Keystone is run by Vail Resorts, which is one of the largest ski companies in the world. All job openings for the Vail Company are posted at jobs.vailresorts.com/
Jobs are typically posted from September.
Minimum wage in Colorado is USD 8.23 per hour and most seasonal jobs pay around this. This will just cover rent and other expenses and you likely will not save any money.
The best paying jobs are in the restaurants because you receive tips. However, for this reason, these jobs are harder to get.
Staff get a season pass to the other Vail resorts of Vail, Beaver Creek and Keystone. Keystone is accessible by the free summit county bus but to get to Vail and Beaver Creek you will need a car (although the drive is not far).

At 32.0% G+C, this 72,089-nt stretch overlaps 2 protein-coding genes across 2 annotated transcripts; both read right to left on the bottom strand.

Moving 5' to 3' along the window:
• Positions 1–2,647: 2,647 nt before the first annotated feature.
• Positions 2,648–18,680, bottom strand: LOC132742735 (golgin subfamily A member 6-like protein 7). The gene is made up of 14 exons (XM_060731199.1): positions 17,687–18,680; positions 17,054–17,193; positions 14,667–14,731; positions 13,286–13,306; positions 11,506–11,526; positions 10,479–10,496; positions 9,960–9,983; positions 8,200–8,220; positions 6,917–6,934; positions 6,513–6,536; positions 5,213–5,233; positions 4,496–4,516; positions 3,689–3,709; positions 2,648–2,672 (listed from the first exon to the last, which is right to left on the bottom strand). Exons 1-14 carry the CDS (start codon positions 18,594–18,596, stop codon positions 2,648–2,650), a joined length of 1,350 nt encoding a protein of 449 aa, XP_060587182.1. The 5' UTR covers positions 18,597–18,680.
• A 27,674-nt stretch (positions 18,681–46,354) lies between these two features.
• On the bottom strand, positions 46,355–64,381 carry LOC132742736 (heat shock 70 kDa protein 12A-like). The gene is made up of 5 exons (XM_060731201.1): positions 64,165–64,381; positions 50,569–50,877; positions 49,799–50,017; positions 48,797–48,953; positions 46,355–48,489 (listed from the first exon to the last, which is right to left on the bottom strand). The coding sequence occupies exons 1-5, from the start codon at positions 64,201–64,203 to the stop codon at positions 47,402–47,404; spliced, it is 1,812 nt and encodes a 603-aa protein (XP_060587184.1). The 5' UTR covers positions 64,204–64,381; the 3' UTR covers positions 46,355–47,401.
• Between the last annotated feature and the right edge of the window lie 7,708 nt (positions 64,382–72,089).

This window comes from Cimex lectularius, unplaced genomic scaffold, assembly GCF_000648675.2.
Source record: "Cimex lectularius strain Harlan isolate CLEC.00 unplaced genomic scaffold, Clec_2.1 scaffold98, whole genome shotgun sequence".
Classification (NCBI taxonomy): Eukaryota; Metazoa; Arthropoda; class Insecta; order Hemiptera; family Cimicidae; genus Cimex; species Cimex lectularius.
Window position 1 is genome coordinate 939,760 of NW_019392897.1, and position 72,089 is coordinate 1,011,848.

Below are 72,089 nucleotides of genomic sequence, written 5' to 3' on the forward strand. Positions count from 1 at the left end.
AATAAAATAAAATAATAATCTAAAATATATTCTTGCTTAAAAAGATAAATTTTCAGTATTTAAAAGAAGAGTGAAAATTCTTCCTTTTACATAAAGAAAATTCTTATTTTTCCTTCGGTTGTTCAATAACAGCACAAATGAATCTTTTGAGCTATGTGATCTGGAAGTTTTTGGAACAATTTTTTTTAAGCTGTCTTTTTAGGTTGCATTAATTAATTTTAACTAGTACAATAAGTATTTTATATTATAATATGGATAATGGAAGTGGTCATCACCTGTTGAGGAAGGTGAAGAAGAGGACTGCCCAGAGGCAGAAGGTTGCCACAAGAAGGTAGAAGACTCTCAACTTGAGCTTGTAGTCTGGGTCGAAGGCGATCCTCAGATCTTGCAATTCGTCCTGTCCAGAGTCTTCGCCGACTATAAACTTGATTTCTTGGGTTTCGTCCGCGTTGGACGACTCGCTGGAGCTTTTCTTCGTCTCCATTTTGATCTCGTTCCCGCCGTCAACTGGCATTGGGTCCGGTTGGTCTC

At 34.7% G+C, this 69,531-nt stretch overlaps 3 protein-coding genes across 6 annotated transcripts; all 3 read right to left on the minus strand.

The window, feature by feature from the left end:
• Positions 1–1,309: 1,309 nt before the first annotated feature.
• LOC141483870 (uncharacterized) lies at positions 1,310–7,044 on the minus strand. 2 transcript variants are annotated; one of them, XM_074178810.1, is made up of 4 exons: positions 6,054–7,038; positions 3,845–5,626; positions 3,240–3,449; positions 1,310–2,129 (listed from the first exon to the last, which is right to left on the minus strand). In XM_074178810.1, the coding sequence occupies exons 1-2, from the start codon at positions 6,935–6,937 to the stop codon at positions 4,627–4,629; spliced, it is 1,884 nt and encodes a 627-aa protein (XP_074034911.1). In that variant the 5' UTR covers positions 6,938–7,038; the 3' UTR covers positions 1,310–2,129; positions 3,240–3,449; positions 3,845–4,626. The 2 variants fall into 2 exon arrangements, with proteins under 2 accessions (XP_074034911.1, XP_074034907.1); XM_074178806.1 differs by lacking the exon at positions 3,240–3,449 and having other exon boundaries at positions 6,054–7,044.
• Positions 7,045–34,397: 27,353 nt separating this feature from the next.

One of the best things about Keystone is the night-skiing, meaning you will get on the slopes virtually every day of the season even if you have to work during the day. Staff either get onto the slopes early before their shift starts, or after work until 8pm when the Gondola shuts down.
Many staff start as lift operators and work up from there, coming back season after season. This is a great way to meet a lot of people and move around departments and other Vail Resorts.
The Summit Daily is the local newspaper and might have jobs.
A lot of people try to work in the restaurants at night in Dillon, Silverthorn and Frisco so they can ski during the day. The good thing is there are a lot of restaurants in these three towns. With these jobs you don't get the employee pass that you would if you worked on the mountain, but a season pass isn't that much if you are making so much more and have more freedom.